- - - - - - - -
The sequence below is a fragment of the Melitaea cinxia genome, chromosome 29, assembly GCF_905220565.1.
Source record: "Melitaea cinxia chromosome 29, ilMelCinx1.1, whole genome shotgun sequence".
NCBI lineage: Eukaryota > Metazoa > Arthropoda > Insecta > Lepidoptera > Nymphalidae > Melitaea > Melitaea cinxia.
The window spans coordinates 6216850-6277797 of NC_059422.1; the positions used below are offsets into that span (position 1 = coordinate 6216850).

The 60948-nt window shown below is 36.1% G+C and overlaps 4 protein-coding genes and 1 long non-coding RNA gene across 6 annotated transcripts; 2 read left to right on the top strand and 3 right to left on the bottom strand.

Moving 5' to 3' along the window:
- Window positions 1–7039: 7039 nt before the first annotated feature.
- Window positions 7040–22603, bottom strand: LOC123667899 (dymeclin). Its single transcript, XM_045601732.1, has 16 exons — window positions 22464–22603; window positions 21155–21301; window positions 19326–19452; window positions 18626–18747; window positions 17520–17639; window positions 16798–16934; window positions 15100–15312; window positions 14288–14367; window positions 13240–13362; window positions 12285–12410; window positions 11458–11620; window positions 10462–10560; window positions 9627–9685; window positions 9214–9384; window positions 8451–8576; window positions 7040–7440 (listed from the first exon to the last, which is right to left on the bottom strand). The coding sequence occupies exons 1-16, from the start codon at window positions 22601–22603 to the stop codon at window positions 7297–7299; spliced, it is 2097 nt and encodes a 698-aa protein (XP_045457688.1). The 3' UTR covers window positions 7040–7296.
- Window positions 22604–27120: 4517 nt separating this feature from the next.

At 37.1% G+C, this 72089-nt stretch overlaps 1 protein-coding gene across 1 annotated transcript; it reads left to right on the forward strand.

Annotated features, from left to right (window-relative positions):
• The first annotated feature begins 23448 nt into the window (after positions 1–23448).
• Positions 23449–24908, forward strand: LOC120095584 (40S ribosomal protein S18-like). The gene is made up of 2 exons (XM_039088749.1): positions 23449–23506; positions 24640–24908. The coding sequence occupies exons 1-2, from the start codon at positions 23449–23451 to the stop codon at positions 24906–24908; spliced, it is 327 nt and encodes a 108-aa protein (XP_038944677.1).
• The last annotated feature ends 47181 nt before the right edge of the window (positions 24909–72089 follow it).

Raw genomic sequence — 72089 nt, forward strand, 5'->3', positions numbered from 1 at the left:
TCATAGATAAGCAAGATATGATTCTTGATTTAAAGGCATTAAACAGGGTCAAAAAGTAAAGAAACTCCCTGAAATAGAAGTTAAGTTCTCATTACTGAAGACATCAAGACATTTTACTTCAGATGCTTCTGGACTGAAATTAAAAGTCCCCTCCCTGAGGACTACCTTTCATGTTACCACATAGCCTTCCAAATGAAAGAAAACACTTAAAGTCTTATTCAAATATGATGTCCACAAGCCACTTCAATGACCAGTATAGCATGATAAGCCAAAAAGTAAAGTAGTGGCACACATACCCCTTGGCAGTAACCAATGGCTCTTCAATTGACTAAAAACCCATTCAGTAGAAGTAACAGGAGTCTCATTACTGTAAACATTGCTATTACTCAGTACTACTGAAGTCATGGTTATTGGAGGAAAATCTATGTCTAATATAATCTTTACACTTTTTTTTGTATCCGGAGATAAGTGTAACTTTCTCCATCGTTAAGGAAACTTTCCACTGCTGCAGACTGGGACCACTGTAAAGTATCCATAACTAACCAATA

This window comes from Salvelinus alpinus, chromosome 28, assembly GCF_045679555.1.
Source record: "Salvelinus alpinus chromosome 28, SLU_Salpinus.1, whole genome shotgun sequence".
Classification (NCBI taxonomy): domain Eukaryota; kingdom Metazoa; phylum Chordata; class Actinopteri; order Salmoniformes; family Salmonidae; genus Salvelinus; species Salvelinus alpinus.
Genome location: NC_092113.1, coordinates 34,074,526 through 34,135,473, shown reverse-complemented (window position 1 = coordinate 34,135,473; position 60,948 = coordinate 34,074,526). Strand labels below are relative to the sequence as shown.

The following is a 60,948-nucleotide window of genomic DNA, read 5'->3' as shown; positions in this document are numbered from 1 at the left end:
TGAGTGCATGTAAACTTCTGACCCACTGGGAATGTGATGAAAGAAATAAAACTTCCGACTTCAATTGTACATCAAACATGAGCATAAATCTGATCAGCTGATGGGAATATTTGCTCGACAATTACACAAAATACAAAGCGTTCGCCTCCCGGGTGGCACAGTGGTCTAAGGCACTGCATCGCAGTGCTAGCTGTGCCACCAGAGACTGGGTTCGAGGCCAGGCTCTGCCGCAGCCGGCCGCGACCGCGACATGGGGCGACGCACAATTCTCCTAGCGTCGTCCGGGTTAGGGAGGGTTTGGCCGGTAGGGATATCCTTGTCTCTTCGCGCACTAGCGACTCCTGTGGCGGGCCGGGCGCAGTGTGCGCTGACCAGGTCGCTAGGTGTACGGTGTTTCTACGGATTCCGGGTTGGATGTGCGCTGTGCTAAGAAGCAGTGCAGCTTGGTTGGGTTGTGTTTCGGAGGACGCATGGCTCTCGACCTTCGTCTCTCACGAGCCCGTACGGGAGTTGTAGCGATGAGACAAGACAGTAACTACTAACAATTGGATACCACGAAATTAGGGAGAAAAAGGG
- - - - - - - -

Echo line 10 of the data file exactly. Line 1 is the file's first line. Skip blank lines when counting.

At 37.1% G+C, this 72089-nt stretch overlaps 1 protein-coding gene across 1 annotated transcript; it reads left to right on the forward strand.